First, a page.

Jessica: Points of difference

June 9, 2011

There are lots of little things that make up culture shock between Ireland and home. Here are a few:

  • No one seems to use half and half. For anything. So I cool down my Americanos with “semi-skimmed milk” or whole milk.
  • The washer and dryers are in one unit- and take 5 times as long, sounding like rocket ships taking off
  • The symbol of Ireland is the Harp, and the color of the country is Blue, not green. Huh.
  • “What’s the Craic?” (pronounced “crack”); the term means “fun” or “what’s good,” hence why they made a shirt that said, “What’s the craic, Barack?” when he visited
  • Flipping off people is the peace sign, knuckles facing out
  • All students in Belfast seemed to wear uniforms– which leads to some ridiculously high heels and crazy hair
  • Shorts are the “going out” outfit, as they don’t often wear them during the day due to rain, it is the risque way to show leg going out
  • They wear rompers. And jumpsuits. A lot. With heavy floral pattern. Imagine Jasmine’s flouncy pants but with flowers all over them. In real life.
  • There’s a lot of dyed red/magenta hair–and it’s not frowned upon
  • Lots of consignment shops dedicated to cancer research or pets in need of vets in Belfast
  • Dogs dont have to be leashed–they run freely and are well trained to stay with their owners
  • The flute is a manly instrument here
  • Fire doors. EVERYWHERE. Fire extinguishers. Everywhere. We’re lucky that we found the ONE for our entire Minneapolis apartment building.
  • You have to switch all the outlets on to use them
  • The “goth” look is… cool?
  • Everything shuts down pretty early unless it’s a pub. But in Belfast they close at 1.
  • 9 Euro for a pack of cigarettes; or about 8 pounds in Belfast
  • Ireland is home to the highest heels I’ve ever seen. There are no heels in a normal range for me, I am on my tip toes.
  • In Dublin, you pay 1 Euro extra for each additional person in the taxi.
  • Many places in Europe charge you for bags at the grocery store
  • Less preservatives here–food spoils faster; apparently the EU doesn’t allow chemicals unless they’re proven to be safe. The USDA allows it until it’s proven harmful. Good job, America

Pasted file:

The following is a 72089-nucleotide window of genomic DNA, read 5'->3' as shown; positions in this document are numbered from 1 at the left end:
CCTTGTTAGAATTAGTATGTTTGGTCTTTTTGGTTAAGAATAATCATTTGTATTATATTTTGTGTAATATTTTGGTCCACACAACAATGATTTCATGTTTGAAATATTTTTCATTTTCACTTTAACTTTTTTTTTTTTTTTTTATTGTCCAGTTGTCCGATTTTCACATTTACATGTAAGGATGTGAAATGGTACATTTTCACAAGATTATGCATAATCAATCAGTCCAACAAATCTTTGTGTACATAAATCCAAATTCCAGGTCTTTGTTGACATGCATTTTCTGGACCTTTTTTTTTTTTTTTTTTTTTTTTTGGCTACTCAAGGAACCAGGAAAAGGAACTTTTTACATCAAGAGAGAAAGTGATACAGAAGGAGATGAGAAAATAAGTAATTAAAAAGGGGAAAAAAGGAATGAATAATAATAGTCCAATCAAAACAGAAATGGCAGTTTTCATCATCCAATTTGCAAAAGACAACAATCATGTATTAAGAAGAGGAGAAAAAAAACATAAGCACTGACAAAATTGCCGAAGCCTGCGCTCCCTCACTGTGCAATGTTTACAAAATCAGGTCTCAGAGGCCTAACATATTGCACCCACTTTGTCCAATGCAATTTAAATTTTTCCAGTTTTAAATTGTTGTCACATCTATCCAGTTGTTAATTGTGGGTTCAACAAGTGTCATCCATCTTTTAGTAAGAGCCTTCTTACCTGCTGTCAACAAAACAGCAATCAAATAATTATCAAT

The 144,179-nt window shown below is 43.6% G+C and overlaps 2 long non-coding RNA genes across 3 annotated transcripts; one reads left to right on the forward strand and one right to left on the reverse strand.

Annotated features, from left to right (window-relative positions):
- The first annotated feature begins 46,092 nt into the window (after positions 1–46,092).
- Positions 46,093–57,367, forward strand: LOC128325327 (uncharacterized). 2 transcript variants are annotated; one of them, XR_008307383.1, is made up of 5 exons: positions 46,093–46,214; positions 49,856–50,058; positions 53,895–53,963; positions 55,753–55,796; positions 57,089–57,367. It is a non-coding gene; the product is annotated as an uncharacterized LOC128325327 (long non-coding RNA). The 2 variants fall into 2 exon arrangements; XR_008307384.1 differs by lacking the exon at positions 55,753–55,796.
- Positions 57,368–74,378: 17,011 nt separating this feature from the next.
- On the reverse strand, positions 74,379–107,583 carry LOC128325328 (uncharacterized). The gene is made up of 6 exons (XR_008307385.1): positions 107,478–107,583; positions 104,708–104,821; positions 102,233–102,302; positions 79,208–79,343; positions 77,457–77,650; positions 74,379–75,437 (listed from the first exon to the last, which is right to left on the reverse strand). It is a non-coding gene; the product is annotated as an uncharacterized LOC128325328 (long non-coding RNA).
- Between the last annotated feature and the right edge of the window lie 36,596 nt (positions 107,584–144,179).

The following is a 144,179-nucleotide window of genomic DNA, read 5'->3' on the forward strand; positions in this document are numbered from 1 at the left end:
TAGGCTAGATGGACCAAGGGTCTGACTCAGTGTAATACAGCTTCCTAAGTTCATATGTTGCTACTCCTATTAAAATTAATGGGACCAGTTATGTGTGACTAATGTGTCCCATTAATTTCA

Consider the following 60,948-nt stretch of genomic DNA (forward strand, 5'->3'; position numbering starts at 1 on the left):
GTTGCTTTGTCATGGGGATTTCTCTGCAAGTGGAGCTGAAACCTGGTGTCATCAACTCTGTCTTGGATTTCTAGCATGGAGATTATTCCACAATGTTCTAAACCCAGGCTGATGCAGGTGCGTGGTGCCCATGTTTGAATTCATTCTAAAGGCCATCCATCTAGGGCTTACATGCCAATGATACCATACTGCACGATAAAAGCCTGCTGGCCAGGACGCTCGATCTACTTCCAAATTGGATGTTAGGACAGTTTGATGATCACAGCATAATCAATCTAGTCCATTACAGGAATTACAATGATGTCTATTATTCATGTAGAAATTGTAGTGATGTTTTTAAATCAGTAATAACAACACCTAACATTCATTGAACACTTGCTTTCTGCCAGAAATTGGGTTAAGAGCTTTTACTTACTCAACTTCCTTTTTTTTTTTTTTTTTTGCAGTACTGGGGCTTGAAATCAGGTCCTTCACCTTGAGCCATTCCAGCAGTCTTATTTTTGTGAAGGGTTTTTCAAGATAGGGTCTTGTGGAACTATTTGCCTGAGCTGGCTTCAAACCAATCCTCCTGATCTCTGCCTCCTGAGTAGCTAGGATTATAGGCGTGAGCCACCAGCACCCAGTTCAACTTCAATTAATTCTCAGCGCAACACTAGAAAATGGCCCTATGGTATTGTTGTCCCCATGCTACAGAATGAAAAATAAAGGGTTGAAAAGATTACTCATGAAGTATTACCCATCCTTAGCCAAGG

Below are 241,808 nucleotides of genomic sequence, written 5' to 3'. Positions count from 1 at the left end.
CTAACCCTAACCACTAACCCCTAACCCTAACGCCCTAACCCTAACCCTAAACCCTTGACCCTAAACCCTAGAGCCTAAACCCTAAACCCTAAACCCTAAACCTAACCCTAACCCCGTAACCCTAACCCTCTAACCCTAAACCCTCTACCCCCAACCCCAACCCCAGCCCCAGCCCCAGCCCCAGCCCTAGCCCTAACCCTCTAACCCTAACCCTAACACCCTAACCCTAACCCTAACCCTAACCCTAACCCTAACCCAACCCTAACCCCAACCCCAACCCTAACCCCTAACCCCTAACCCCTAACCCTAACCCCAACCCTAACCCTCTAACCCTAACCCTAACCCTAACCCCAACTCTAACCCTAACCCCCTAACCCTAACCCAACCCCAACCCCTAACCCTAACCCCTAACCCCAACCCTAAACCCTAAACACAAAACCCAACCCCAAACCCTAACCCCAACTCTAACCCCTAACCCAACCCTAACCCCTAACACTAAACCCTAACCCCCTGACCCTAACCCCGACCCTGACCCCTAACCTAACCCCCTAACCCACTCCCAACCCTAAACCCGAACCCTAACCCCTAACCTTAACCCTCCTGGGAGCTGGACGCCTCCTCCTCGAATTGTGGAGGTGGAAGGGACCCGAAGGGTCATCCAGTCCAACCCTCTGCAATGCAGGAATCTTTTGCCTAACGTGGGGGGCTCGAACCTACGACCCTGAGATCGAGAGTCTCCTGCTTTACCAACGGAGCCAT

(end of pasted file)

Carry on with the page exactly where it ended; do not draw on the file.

• Everything is in military time
  • People don’t really wear leggings. Just tights.
  • They greet you with “hey-ya”
  • Solicitors here means “lawyer,” “to let” means for rent, “take away” is take out, “chips” are fries, “crisps” are chips, a man’s wallet is wallet, a woman’s wallet is her purse, and her purse is her handbag, “prams” are strollers, they say “holiday” instead of vacation, “give way” instead of yield signs, and countless others that Kelsey Bitney would be better at remembering…
  • I can’t find chicken noodle soup ANYWHERE.
  • The days in the summer are LONG here–it is light out till 9 or 10 in May
  • I don’t ever see locals wearing rain boots.
  • Lack of public restrooms and trash cans. Bad news.

Anyway this is NOT an exhaustive list.

But I must say, Dublin doesn’t seem to have any Irish culture but rather just a metropolitan, going-out, tourist culture. It’s very hard to find it endearing when it feels SO commercialized everywhere–it’s quite the culture shock from Belfast, which feels like home.

Not to mention several rooms in the hotel have run out of toilet paper but apparently so is the main office soooo we’ll see what happens with that. Rationing TP is not what I planned for in a hotel. Overall it’s kind of hilarious because the plan is now to hoard TP at every dining establishment we go to from now on.

Other recent happenings:

  • St. Stephen’s Green with Rachel- a giant beautiful park in the middle of this crazy city
  • Caught short parody performance of Macbeth there
  • Got tickets for Romeo and Juliet for Wednesday, since tonight was sold out
  • Shopped at Penneys
  • Went to part of a church service at St. Patrick’s Cathedral and listened ot the men’s choir sing- GORGEOUS acoustics in the chamber.
  • Analyzed my spending so far– ew. Not pretty.
  • Watched Michael Collins for class
  • Laughed hysterically with my roommates

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